On July 1, the Commonwealth of Virginia legalized simple possession and home cultivation of marijuana for adults 21 years and over. However, federal law prohibits the use, possession, or cultivation of marijuana at educational institutions. This applies to students, employees, and members of the general public on all of Virginia Tech’s campuses.
Consistent with federal law, University Policy No. 1020: Policy on a Drug-Free University will not change.
According to the Centers for Disease Control and Prevention (CDC), using marijuana has short- and long-term adverse effects on brain health. As the concentration of tetrahydrocannabinol (THC) – the active ingredient in marijuana that makes a user feel high – increases, so do the effects on the brain.
Frequent users of marijuana can experience issues with attention, memory, learning, motor coordination, and decision making. These issues can have implications on a user’s mood and can impact relationships with loved ones and colleagues. Using marijuana during teen or adolescent years can cause long-term or permanent damage to brain development, affecting memory, attention, and learning.
Additionally, marijuana impacts physical health and well-being. The National Institute on Drug Abuse states that people who smoke marijuana frequently tend to have the same breathing issues as those who smoke tobacco and are more likely to develop chronic bronchitis, respiratory infections, and pneumonia. Smoking marijuana in any form harms lung tissue and causes damage to small blood vessels.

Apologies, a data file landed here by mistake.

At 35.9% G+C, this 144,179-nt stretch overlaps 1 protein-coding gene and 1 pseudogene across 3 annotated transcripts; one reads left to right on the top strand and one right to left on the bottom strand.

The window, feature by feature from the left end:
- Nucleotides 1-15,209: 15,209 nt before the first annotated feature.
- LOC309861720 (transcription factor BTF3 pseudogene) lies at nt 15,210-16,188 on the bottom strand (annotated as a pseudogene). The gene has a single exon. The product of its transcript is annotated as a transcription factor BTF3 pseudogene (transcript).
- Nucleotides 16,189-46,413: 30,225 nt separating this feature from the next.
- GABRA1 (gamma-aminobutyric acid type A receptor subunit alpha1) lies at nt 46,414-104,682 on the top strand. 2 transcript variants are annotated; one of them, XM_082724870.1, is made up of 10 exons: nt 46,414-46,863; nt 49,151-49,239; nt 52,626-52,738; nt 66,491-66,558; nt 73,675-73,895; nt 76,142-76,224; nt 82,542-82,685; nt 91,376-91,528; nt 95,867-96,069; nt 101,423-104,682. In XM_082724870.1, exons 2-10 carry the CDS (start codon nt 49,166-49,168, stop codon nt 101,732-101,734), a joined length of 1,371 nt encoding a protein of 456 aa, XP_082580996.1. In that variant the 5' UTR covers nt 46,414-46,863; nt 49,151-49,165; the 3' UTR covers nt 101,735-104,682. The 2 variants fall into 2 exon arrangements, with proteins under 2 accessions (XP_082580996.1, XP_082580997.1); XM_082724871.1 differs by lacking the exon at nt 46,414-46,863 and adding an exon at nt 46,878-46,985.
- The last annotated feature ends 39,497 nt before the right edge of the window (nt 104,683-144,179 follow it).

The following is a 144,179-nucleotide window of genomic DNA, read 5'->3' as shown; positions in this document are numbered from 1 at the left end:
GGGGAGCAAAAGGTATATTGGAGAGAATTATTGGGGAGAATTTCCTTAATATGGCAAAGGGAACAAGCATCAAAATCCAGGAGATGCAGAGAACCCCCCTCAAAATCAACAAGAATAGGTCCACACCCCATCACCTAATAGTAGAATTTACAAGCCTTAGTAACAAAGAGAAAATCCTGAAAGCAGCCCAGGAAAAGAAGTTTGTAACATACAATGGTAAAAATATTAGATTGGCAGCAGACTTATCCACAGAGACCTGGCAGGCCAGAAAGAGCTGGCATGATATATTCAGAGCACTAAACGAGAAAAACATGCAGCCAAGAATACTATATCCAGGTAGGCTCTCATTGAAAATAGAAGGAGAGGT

The perception that one cannot become addicted to marijuana is a myth. The CDC reports that approximately one in 10 people who use marijuana will develop an addiction. That number jumps to one in six for someone who begins to use as a teenager. People who become dependent on marijuana may need to increase how much of the drug they consume over time in order to achieve the same high.
Dependence and addiction to marijuana can also lead to a variety of negative consequences such as legal and financial difficulties, problems with interpersonal relationships, lack of motivation, and adverse educational and professional outcomes and achievement.
Virginia Tech employees and their dependents covered by Virginia Tech’s health care plans have access to the Employee Assistance Program (EAP). For non-benefited employees, Hokie Wellness can help with available resources similar to what is provided through EAP.
Also, the Virginia Tech Recovery Community works to ensure that students do not have to choose between their recovery and their education. Anyone is welcome to attend meetings. To connect, either email firstname.lastname@example.org or call 540-231-2233 to make an appointment.